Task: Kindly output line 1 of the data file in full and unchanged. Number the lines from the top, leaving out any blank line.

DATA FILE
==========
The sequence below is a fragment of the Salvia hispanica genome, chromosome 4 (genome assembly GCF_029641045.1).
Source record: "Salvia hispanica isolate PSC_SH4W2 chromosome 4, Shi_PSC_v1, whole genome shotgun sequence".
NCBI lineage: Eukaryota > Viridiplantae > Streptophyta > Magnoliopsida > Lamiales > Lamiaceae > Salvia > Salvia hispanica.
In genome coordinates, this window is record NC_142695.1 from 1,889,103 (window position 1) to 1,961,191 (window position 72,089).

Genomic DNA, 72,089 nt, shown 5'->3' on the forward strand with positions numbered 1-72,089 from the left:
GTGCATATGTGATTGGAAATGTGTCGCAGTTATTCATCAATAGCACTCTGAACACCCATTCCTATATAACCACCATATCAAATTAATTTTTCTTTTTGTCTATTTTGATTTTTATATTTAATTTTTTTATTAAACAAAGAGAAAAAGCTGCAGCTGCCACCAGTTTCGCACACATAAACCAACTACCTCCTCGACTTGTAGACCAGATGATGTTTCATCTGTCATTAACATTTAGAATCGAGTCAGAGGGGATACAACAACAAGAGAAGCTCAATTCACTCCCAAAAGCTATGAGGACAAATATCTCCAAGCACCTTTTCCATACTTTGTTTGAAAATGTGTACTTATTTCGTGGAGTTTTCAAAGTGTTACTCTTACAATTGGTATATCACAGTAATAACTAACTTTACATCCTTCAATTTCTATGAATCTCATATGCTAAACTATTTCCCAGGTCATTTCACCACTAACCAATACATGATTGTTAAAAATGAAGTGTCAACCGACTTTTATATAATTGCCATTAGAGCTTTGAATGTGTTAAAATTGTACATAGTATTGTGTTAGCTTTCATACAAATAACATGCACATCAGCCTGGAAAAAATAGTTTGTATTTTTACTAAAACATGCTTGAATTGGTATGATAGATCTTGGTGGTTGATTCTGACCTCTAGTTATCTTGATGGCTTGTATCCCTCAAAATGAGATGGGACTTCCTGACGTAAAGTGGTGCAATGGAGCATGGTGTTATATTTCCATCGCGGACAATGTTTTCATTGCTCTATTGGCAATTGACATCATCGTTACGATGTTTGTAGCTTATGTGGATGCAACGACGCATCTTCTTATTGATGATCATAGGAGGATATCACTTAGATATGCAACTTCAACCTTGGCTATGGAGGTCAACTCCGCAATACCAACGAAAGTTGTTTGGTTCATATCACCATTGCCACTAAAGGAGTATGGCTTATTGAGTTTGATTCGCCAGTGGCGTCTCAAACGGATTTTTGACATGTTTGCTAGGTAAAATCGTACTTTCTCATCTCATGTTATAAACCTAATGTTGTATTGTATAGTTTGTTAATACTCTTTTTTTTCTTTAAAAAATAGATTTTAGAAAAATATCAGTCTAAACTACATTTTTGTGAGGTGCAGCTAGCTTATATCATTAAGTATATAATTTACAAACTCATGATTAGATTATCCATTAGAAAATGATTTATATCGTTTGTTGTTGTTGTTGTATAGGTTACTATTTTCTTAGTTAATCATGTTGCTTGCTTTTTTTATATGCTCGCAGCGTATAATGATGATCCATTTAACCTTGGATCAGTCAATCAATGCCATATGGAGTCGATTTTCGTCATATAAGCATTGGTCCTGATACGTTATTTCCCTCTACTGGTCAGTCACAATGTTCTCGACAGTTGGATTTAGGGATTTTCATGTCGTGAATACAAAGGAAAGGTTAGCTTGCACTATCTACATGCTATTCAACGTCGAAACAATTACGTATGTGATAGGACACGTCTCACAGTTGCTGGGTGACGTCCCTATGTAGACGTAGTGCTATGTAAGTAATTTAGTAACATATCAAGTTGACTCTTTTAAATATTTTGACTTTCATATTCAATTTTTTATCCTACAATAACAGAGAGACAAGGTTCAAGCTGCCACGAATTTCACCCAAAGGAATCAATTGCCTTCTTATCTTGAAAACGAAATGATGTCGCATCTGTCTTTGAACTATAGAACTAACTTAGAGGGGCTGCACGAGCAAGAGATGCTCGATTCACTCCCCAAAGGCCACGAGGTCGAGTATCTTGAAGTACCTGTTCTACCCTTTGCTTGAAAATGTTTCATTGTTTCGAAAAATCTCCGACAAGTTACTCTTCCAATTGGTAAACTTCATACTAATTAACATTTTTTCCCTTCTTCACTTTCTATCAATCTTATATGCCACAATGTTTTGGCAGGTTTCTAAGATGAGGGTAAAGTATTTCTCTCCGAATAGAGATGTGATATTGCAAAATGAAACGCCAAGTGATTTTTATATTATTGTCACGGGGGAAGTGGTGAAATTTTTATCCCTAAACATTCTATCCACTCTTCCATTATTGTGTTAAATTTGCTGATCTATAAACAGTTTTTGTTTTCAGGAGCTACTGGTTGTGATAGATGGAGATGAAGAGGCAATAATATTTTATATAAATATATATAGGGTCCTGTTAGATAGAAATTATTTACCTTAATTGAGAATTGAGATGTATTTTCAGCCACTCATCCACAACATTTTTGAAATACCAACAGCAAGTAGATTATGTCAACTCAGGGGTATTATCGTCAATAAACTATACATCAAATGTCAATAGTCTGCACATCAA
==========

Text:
The sequence below is a fragment of the Salvia hispanica genome, chromosome 4 (genome assembly GCF_029641045.1).